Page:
“I thought Kenny did a good job in the game the other day,” Garrett said. “Didn’t really practice all week and then went out and played well and made some plays. They were playing out of there a little bit, so he caught some intermediate balls, made some good catches, and then made some good runs after the catch. He’ll continue to get closer and closer and continue to get better. He’s done a good job with the opportunities he’s gotten.”

First-round draft pick Kadarius Toney is another player that fans want to see more of on the field. After seeing 8% of offensive snaps in Week 1, 28% in Week 2, Toney saw a big jump in game action in Week 3 with 66% of offensive snaps.

“I think the biggest thing with him is that he missed a lot of time both in the spring and in training camp,” Garrett said. “Over the last few weeks, he’s been able to practice more. We want to play him. We drafted him in the first round, we want him to do well. I think he’s done a good job with the work in practice. He was going to play a lot in the game last week. Obviously, when (Wide Receiver Sterling) Shep (Shepard) goes down and (Wide Receiver Darius) Slay (Slayton) goes down he was going to play more and I thought he handled that work really, really well. He’s gotten better and better every day and every week.”

And then as far as the rushing game, Saquon Barkley has not been particularly dominant in his return from his ACL injury. He explodes for a handful of chunk plays but then often fails to convert in short-yardage situations. His rushing total on the season is 134 yards ad he averages 3.4 yards per carry.

“Saquon Barkley is a hell of a football player and he’s a hell of a football player for lot of different reasons,” Garrett said. “He can attack the defense a lot of different ways. I have tremendous admiration for him, from afar competing against him and then having a chance to be around him. He had a really significant injury last year and how hard he’s worked to come back and play, and play as much as he has early on in the season, has been really, really impressive.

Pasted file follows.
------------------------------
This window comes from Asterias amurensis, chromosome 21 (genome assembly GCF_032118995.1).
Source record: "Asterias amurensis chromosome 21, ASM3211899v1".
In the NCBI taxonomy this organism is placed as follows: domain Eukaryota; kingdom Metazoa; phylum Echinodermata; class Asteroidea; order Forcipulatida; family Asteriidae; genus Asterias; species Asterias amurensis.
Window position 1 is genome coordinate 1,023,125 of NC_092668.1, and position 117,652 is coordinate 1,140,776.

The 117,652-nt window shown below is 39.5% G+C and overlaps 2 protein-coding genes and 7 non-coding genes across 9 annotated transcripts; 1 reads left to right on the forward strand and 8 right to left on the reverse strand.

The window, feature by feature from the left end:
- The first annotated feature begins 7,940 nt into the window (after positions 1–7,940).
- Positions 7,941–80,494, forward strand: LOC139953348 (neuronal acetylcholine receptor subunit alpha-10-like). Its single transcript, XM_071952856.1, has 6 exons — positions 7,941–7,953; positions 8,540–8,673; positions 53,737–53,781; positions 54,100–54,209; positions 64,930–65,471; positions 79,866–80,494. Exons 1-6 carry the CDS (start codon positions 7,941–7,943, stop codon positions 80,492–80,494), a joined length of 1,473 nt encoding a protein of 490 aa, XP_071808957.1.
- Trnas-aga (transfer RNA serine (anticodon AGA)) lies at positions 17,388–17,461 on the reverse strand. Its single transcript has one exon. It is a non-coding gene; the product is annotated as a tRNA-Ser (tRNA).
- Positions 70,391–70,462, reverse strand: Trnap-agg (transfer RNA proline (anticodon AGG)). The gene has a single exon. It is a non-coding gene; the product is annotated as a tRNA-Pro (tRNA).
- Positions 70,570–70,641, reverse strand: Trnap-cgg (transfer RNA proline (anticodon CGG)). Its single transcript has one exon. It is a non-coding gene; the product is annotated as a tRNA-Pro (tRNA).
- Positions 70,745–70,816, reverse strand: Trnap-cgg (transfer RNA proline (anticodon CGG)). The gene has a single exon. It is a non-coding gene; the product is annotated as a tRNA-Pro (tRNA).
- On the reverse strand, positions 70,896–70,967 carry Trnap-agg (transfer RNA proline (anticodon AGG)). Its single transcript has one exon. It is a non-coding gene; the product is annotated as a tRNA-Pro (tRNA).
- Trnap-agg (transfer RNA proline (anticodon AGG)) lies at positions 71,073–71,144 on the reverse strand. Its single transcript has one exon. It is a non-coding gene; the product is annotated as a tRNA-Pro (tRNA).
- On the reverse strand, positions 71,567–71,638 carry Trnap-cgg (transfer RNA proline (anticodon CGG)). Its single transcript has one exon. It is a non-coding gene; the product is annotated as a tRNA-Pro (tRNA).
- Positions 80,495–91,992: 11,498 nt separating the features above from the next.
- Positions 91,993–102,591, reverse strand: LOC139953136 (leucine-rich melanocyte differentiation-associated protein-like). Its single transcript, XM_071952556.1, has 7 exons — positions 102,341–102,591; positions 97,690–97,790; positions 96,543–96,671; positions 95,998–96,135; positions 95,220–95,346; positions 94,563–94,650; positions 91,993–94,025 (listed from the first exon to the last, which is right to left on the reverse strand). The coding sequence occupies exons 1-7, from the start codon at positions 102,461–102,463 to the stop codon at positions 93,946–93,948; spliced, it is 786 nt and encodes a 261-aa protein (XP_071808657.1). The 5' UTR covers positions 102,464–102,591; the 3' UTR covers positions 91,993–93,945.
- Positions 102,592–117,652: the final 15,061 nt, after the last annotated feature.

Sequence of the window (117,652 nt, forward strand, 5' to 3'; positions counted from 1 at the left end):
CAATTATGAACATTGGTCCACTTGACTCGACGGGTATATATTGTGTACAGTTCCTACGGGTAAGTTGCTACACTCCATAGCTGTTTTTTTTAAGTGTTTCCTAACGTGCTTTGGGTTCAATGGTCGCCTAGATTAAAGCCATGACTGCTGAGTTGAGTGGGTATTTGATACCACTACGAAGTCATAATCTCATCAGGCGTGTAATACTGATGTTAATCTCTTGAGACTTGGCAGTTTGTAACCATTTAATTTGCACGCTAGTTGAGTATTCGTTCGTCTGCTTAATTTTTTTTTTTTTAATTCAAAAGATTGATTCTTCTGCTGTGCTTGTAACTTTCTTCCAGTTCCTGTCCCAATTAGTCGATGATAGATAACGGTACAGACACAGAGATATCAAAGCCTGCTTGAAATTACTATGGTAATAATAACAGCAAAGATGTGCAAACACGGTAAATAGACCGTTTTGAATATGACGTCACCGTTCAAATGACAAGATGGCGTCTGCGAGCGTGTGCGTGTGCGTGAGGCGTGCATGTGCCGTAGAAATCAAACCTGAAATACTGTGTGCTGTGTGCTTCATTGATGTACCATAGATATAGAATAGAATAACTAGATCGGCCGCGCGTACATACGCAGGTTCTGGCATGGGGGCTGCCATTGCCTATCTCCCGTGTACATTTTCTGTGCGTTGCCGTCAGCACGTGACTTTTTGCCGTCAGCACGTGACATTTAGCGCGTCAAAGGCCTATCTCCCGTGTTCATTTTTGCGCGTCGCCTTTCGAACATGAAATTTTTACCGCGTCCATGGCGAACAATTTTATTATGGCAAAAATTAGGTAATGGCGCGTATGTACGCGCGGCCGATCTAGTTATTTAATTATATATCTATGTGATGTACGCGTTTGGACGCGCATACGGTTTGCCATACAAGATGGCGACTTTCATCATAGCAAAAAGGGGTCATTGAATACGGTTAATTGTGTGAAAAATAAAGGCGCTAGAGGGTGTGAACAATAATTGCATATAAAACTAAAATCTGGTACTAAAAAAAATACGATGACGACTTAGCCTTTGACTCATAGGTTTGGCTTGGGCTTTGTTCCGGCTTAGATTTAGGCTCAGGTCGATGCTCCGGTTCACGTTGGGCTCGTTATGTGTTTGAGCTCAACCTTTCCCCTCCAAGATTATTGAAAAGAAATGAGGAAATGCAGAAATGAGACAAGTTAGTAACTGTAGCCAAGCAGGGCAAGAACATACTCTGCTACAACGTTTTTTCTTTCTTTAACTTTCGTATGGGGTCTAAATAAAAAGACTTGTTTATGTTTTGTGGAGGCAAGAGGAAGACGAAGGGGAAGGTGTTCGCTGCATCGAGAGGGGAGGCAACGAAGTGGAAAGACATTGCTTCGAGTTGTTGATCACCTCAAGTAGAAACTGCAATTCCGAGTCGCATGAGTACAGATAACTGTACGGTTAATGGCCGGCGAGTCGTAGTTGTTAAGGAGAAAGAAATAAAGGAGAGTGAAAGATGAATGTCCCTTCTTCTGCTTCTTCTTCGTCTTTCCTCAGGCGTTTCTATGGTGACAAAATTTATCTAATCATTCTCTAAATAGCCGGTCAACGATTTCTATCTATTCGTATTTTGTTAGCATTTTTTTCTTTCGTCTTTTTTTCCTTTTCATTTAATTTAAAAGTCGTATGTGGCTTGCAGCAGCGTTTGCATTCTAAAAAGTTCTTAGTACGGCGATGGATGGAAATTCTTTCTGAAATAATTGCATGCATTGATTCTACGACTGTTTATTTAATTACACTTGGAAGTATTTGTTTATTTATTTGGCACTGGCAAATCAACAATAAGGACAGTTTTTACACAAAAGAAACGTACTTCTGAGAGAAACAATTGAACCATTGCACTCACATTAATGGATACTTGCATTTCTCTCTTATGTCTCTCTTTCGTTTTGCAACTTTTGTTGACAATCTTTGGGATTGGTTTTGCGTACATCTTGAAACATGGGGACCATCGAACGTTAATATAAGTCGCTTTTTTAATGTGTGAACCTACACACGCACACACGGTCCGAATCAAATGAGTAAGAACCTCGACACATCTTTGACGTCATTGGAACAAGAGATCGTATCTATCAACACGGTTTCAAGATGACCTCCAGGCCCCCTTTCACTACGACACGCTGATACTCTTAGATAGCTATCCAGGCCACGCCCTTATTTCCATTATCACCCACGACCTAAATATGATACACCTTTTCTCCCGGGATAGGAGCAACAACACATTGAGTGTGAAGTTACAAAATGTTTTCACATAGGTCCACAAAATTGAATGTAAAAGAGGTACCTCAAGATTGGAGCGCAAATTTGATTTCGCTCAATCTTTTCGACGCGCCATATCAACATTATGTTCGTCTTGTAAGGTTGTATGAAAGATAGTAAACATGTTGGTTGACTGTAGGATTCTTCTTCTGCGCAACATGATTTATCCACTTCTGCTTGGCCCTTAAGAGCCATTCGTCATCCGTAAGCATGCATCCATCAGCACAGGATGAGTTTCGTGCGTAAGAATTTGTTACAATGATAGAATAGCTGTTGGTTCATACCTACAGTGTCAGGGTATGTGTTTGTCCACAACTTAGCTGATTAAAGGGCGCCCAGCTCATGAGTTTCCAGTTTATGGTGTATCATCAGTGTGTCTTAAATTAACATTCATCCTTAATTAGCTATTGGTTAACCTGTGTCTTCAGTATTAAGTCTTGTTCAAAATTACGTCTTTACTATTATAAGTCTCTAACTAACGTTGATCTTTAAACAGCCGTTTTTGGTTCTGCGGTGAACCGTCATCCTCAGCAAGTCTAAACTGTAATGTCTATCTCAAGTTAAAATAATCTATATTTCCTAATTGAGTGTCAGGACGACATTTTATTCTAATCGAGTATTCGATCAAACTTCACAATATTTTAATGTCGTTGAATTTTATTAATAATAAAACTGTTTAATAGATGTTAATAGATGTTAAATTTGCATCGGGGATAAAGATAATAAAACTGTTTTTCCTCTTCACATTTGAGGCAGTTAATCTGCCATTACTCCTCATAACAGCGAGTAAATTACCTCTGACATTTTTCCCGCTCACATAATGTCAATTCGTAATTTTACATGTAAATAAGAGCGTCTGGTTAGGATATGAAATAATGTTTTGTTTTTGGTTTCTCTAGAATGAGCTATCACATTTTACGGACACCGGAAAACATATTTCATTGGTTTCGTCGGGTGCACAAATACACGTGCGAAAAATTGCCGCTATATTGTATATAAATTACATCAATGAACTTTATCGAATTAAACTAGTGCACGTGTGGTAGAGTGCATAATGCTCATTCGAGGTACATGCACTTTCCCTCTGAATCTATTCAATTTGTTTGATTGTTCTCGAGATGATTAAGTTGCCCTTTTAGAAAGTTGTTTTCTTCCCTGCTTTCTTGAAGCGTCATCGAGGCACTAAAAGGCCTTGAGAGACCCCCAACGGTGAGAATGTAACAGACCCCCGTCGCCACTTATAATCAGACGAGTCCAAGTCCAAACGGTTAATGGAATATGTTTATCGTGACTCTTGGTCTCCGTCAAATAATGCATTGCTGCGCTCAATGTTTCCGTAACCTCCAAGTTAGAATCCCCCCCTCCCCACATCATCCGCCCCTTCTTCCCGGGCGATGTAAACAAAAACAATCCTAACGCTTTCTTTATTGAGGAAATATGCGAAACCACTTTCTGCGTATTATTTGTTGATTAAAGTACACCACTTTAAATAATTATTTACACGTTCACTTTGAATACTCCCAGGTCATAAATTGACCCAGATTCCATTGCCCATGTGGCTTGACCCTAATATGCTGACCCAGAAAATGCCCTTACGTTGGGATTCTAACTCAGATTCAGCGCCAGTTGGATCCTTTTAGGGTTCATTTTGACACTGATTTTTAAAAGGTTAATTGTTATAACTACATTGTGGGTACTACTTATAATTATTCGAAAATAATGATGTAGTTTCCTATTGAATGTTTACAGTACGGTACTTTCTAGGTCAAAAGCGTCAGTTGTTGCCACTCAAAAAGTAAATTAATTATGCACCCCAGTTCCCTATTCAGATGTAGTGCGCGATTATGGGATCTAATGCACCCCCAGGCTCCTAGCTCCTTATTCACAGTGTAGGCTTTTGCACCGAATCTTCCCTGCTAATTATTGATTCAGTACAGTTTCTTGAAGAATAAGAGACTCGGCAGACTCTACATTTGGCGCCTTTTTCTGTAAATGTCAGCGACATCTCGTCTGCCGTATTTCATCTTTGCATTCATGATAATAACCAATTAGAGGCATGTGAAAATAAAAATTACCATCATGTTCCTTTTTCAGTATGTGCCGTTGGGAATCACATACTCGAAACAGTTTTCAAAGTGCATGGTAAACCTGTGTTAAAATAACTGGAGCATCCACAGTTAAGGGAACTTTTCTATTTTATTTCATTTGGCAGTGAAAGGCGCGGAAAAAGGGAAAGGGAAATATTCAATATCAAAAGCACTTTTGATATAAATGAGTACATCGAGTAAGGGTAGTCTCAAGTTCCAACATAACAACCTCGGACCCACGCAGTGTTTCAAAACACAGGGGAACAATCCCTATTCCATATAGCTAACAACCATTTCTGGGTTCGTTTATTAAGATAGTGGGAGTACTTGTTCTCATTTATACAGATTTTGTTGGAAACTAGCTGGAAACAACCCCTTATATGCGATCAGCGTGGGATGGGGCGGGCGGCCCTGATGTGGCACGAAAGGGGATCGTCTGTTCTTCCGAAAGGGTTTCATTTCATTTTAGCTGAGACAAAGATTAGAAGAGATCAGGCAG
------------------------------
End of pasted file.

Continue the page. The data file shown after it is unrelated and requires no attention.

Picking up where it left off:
“I think the biggest thing with Saqoun, is you don’t want to take the Saqoun out of Saquon. We talk a lot about dirty runs, four and five-yard runs that nobody talks about, but they’ll put you in a manageable second-down and third-down situation. He did that in the game the other day – there were a lot of three, four, five, six, seven-yard runs that nobody talks about that were positive runs. But in an effort to do that, you never want to take away his ability to make big plays. The space plays that he makes are dynamic, he’s done that ever since he’s been in the league. We were on the other side of it in Dallas, he made some of those against us, so we know the challenges that that presents. Absolutely we want to be physical, we want to be downhill, he’s a part of that, but at the same time you don’t want to take Saquon out of Saquon.”

The injuries to the Giants’ offensive line have not made thing easier. Ben Bredeson, who the Giants acquired recently from the Baltimore Ravens, has the potential to be sidelined this week with a hand injury. If he cannot play, the Giants would be forced to field their fourth different left guard in four games.

Garrett said that he remains impressed with the offensive line’s resiliency.

“Billy Price comes in, he’s the seasoned veteran, he’s been here for about three weeks,” Garrett said. “Bredeson has come in here, he’s played a lot of snaps. We’ll have some new guys in there. Give (Offensive Line Coach) Rob Sale and the guys on the offensive line a lot of credit, but give those players credit. They’ve come in here, they’ve learned, they’ve spent a lot of extra time. They’re working hard in practice and they’re carrying that to the game. They’re real professionals and we’re excited to have them on our team.”